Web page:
Becera v. Fred Meyer – Employment
Washington Supreme Court
Fred Meyer and Expert Janitorial are seeking review by the Washington Supreme Court in a case involving their contracts with third party janitorial firms for cleaning Fred Meyer stores. A handful of janitors sued their janitorial employers as well as Fred Meyer and Expert alleging minimum wage, overtime, and meal and rest break violations. The Superior Court agreed, dismissing Fred Meyer and Expert. However, using a very complicated and novel legal analysis, the Court of Appeals reversed, holding that Fred Meyer and Expert were joint employers of the janitors because of the degree of supervision and control the court thought Fred Meyer and Expert had over the janitors’ work.
Common Sense Alliance v. San Juan County – Property Rights
U.S. Supreme Court – cert petition
Once again, NFIB Legal Center has joined in calling on the Supreme Court to resolve an important question left open in the wake of Koontz v. St. Johns River Management District. That decision reaffirmed, in 2013, the principle that the Constitution forbids government from imposing conditions requiring dedication of private property for public use—except where such a condition is reasonably necessary to mitigate anticipated harms. But many courts continue to assume a glaring exception for conditions expressly imposed by legislative enactments. We argue that this exception is no longer tenable in light Koontz—which strongly suggests that there can be no “legislative exception” to the general rule that government is foreclosed from imposing unconstitutional conditions.
Status: PENDING. Amicus brief filed 6/10/16.
Haberman v. State of Washington – Regulatory Reform
Washington Kittitas Cnty. Ct.
NFIB recently joined with other industry groups in Washington State to challenge the constitutionality of a recently adopted state initiative. Although approved by the voters, we maintain that 1-1443 was fatally flawed under Washington’s requirement that legislative proposals must address only a single subject at a time. Specifically, the contested initiative both raises minimum wage and imposes paid sick leave requirements on employers. And though the State will inevitably argue that both regulatory subjects should be viewed under the general umbrella labor law—the reality is that they raise distinctly different issues, which have traditionally been treated as separate regulatory subjects. Accordingly, NFIB and its allies argue that, to comply with the State Constitution, proponents should have submitted two separate initiatives. That would have allowed voters to choose whether they support or oppose each, without having to compromise their conscience if they should be inclined to split their votes.
Status: PENDING. Amicus brief filed 2/6/17.
Microsoft v. Baker – Legal Reform
U.S. Supreme Court
In this case plaintiffs sought to certify a class action; however, the District Court ruled that the class could not be certified under the Federal Rules of Civil Procedure. The plaintiff then sought to appeal, but the Ninth Circuit would not take the case because the standard for granting review of an interlocutory judgement is quite stringent. Accordingly, plaintiffs sought to have the district court issue an order dismissing their case, which would allow them to present an appeal to the Ninth Circuit from the final order—which would not be viewed as an interlocutory appeal. The question presented in this case is whether this sort of procedure should be allowed to enable plaintiffs to seek appeal of a decision denying class action certification. NFIB Small Business Legal Center joined with the Washington Legal Foundation in arguing that the controversy became moot when plaintiffs sought to dismiss their own case.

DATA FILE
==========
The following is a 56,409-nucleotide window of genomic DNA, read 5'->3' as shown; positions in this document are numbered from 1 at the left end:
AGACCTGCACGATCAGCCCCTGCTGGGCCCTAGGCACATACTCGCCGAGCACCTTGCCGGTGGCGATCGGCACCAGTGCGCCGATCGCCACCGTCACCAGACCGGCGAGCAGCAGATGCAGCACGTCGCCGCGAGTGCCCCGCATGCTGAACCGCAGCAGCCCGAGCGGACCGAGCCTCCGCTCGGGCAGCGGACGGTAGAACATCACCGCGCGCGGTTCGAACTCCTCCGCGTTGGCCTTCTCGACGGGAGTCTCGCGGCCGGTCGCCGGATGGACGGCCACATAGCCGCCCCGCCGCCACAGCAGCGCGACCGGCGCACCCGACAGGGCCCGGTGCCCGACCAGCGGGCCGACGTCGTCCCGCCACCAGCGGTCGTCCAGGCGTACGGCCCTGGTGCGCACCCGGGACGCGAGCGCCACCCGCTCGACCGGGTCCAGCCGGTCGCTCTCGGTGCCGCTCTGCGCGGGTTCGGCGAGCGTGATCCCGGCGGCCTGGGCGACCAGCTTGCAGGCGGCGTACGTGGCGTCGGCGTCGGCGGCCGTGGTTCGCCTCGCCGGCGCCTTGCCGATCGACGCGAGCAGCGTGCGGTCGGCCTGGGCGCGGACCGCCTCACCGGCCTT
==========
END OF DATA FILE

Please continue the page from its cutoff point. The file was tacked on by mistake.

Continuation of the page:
Status: PENDING. Amicus brief filed 3/18/16.
Walston v. Boeing – Labor
Washington Supreme Court
Washington law provides a form of immunity for employers for potential lawsuits stemming from workplace injuries. Under the state’s statutory regime, employees must pursue such claims through workers compensation insurance, and can only advance a lawsuit where the employer intentionally caused his or her injuries. But in this case, a former employee seeks to upset this long-settled understanding—arguing that he can advance an asbestos lawsuit because the employer knew that there was a chance that, when he was exposed to certain chemicals, the employee might have suffered injuries on the molecular level. NFIB Legal joined with other industry groups in rebuffing this theory—as it would open employers to a new round of asbestos lawsuits.
If you have a case that impacts small business, please contact us at 1-800-552-NFIB as we are actively looking for opportunities to weigh in on important issues in this state. NFIB Small Business Legal Center is involved in many cases that impact this state and others; to see our complete list of Supreme Court cases click on Washington, DC on the interactive map.